For many Australians, a Gabba player’s brutal shoulder strike remains a lasting memory of Andrew Symonds’ career.
India was about to win a one-day triangular series in Australia, needing seven wickets in the Gabba to lift the trophy.
The Aussies were in trouble, with short-form powerhouses Adam Gilchrist, Ricky Ponting and Michael Clarke back in the cheap sheds.
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Andrew Symonds dropped out into the middle, joining Queensland teammate Matthew Hayden in the ninth game – Australia still needed 227 more runs for an unlikely win.
But a few minutes later, Indian sailor Sreesanth’s fifth over was stopped by a runner who had run onto Gabba’s lawn.
The naked field raider, later revealed to be Brisbane resident Robert Ogilvie, ran straight into Symonds at the end of the non-striker.
Symonds took matters into his own hands, dropping his shoulder to the spokesman who slumped helplessly to the deck.
“I didn’t even notice him, to be honest,” Ogilvie later told Channel 9. A current case.
“I was more concerned about people chasing me, and the next thing I knew it was on my face.”
It was a moment that cemented Symonds’ place in Australian cricket folklore – footage of the incident has garnered millions of views on YouTube and social media platforms.
“It was a bit of a dark night here in Brisbane,” he told Fox Cricket in 2018.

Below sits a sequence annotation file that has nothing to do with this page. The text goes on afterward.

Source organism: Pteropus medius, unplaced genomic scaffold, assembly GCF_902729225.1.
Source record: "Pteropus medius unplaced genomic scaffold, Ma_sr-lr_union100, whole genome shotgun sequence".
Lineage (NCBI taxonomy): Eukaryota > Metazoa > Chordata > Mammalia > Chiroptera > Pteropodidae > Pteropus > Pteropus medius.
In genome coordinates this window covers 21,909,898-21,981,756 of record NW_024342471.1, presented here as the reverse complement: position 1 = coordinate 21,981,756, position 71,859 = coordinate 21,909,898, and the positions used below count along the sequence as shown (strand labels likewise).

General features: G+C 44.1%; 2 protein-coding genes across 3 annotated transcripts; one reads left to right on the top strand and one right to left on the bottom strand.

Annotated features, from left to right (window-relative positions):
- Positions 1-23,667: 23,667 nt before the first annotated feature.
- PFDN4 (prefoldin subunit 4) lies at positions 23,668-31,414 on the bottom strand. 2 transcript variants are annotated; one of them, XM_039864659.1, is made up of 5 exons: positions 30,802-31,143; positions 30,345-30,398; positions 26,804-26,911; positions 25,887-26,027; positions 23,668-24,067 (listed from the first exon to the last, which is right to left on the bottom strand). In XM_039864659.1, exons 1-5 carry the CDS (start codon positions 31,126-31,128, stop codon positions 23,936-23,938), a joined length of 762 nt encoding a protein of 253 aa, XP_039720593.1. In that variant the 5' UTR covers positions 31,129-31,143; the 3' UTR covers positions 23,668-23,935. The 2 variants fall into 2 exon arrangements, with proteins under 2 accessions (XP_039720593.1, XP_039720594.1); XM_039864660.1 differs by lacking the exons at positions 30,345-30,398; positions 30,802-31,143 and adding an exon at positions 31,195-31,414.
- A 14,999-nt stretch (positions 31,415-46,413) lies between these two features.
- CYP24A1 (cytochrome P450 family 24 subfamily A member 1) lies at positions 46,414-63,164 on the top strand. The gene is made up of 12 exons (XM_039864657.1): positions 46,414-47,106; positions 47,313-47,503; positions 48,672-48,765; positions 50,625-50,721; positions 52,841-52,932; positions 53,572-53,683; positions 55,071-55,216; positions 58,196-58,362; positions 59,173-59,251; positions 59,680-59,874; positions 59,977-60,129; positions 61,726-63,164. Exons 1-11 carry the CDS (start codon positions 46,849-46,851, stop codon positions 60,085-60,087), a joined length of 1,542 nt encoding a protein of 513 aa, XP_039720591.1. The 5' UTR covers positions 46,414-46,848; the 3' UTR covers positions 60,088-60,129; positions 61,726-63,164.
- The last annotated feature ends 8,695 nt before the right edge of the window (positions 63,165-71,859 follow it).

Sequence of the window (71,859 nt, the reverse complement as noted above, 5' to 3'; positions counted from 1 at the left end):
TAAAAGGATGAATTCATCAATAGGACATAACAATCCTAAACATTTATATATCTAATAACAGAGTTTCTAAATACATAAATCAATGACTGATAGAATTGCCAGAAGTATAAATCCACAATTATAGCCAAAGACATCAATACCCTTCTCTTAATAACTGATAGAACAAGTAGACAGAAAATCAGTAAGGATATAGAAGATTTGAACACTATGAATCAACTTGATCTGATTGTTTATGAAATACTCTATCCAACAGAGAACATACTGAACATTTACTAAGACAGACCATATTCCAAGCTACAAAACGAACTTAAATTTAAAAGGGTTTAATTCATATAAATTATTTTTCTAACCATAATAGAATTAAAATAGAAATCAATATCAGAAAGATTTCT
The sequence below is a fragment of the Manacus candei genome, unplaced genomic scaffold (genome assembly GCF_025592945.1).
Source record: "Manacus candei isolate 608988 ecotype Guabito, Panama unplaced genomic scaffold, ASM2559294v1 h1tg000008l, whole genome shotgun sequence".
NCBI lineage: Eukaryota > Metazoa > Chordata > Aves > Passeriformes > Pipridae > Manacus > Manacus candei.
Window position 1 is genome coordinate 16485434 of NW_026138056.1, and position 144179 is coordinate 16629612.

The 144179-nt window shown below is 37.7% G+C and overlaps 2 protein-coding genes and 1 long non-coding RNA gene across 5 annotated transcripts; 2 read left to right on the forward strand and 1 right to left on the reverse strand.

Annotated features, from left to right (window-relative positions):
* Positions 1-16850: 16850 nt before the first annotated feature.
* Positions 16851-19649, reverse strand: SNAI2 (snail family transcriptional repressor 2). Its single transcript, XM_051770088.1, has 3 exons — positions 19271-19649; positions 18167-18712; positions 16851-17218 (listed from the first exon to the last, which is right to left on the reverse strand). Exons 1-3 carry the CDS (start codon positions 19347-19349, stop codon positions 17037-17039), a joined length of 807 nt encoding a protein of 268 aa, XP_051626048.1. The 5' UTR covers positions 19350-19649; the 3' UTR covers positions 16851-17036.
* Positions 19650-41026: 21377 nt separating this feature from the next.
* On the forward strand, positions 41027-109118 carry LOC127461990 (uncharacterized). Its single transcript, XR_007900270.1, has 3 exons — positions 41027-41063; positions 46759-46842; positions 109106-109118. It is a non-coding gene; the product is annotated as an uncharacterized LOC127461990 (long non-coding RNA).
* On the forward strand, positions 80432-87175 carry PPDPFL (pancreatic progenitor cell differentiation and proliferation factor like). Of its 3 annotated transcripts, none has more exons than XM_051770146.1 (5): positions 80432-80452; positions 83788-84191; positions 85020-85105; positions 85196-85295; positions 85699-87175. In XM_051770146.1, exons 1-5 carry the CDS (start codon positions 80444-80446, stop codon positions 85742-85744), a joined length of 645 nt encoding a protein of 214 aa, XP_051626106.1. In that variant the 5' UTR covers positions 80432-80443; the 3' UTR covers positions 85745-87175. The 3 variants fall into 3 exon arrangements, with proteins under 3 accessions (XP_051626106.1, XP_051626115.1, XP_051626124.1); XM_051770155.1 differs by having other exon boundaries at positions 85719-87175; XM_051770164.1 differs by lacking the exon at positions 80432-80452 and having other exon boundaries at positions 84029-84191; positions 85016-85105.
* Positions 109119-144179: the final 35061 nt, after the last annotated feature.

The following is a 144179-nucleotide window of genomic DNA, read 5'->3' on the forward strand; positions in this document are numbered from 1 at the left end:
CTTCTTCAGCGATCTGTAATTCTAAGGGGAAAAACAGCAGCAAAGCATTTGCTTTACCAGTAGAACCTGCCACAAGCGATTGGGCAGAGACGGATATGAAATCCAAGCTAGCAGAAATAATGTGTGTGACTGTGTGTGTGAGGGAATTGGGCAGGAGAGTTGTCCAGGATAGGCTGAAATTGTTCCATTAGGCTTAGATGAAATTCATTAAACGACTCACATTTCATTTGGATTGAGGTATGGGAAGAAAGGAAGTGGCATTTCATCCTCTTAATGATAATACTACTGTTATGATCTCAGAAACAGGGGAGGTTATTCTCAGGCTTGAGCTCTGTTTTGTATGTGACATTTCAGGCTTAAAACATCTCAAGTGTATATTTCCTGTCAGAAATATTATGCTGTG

“We were playing India in a final and that night Australia was tough and there were some overweight Queensland cops who couldn’t catch that man like they probably should have.
“So I took matters into my own hands for a brief moment and he couldn’t move.”
For many Australians, that shoulder load remains a lasting memory of Symonds’ career, which featured two World Cup triumphs and an Ashes lime.
“I still get asked about my belly in 2008 all the time,” Symonds told News Corp last year.
“It’s one of those that keep coming up and people love to talk. It’s something I’m known for now, people say, ‘That’s the guy who dropped the ray.’
“Field invaders may think running across the field is funny, but ultimately it’s just a lack of respect for athletes.”
The rays incident, which took place less than two months after the “Monkeygate” saga, served as a reflection of his playful character and larrikin demeanor.
Despite all the off-pitch scandals that marked cricket’s 2007/08 summer, Symonds still managed to bring a smile to the faces of his Indian rivals, who were greeting and laughing as Ogilvie was escorted off the pitch.
Symonds was universally appreciated, and the outpouring of sadness from across the cricket world today is proof of that.
Symonds was involved in a car accident Saturday night outside Townsville. He was the only person traveling in the car, but his two dogs survived.
In a statement, Queensland Police said the accident occurred at Hervey Range when Symonds’ vehicle veered off the road and overturned. Paramedics tried to save him, but failed.
He is survived by wife Laura and children Chloe and Billy.
Symonds was a devastating hitter who could shoot at medium pace or off-spin depending on the game situation.
He was a key member of Australia’s ODI teams that won the 2003 and 2007 World Cups, playing 198 times in the 50-over format, scoring 5,088 runs and taking 133 wickets.
Originally Published as ‘Absolute Gold’: Streaker Beats Enduring Memory of Andrew Symonds’ Cricket Career